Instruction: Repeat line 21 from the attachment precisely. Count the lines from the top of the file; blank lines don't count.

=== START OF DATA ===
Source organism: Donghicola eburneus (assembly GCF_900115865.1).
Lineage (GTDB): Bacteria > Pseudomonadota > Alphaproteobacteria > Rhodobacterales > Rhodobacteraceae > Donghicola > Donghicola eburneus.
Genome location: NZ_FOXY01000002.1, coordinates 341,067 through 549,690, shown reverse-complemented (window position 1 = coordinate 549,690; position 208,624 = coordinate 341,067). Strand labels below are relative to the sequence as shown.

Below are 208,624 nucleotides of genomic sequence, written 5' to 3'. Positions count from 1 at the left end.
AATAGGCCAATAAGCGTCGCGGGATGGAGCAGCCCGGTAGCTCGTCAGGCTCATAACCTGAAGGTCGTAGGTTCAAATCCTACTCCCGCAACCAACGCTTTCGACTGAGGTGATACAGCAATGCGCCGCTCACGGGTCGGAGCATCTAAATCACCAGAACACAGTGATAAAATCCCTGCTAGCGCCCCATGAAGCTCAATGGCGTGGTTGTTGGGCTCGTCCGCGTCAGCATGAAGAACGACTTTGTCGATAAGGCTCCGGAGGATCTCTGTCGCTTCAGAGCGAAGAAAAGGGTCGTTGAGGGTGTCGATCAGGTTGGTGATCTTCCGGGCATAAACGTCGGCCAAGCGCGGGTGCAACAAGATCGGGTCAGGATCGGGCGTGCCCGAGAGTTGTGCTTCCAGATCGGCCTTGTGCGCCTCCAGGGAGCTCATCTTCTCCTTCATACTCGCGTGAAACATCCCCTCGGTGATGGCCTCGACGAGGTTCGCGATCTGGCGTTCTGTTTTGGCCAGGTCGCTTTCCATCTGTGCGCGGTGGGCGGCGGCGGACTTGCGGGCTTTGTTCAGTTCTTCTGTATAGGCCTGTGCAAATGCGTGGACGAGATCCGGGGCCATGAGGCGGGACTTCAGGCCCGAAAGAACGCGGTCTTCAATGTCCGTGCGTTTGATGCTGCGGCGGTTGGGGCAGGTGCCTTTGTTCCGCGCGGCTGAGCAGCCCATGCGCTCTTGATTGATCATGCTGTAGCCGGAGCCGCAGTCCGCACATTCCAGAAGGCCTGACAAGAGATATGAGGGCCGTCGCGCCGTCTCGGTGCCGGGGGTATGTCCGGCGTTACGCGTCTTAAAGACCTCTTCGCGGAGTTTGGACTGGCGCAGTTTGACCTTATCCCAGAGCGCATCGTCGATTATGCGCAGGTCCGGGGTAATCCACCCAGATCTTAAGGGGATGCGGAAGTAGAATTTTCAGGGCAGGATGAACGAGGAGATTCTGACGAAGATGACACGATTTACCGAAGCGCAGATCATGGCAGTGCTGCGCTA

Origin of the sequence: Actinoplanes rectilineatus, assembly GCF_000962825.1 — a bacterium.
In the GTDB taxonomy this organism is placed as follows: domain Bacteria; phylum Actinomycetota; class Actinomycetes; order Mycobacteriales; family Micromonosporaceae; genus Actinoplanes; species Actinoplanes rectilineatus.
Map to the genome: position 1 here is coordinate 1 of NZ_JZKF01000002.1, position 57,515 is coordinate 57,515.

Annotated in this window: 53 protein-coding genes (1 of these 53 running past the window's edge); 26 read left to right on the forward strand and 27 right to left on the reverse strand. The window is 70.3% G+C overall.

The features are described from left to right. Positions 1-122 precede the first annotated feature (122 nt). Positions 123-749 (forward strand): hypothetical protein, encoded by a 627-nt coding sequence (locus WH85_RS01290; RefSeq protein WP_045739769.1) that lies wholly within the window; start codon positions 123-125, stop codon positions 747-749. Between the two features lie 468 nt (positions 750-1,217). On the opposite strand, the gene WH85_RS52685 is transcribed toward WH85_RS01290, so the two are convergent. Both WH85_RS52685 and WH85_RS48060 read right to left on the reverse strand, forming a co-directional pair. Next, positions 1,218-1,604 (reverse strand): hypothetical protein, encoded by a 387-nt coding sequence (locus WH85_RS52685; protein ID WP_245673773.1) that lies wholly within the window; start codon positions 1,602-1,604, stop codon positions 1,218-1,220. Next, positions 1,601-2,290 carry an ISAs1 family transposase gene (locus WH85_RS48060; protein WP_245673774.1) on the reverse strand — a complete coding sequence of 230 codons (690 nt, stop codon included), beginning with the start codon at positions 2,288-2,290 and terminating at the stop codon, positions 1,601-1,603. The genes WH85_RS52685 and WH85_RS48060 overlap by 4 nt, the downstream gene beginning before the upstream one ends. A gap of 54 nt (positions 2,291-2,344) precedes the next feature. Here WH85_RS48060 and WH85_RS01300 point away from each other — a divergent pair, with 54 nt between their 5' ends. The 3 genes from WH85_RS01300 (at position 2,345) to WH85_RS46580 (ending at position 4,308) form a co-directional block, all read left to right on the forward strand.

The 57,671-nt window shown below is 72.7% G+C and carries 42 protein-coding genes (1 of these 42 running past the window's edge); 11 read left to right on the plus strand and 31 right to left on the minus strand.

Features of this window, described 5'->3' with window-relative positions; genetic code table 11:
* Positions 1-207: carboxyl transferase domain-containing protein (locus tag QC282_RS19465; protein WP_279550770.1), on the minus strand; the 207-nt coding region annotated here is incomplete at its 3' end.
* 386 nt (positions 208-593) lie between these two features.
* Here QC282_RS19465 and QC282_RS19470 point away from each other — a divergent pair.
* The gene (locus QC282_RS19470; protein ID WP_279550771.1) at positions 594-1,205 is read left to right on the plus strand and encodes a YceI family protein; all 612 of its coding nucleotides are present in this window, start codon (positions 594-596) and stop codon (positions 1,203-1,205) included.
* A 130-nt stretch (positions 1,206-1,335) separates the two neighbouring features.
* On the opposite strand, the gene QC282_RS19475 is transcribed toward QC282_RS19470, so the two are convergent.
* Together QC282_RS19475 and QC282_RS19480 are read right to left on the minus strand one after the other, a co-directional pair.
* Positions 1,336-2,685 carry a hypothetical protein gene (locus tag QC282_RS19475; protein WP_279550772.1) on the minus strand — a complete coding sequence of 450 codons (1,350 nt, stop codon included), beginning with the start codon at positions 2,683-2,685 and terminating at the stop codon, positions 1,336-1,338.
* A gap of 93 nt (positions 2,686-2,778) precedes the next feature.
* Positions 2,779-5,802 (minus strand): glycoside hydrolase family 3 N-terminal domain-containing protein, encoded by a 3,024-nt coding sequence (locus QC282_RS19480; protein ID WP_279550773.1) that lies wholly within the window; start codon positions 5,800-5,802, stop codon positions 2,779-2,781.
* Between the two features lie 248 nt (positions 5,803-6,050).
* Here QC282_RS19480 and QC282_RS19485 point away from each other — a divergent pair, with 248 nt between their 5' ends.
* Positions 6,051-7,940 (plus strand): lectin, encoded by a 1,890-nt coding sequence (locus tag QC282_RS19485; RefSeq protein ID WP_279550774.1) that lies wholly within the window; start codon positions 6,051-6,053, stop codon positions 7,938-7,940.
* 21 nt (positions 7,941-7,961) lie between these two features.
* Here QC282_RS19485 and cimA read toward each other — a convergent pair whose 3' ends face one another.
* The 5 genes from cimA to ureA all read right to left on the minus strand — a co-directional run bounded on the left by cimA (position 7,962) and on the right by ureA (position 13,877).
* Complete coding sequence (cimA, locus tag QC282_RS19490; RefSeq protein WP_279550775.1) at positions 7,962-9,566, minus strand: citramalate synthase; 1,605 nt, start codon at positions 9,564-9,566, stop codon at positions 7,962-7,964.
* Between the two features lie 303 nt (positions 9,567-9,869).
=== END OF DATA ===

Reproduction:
* A gap of 93 nt (positions 2,686-2,778) precedes the next feature.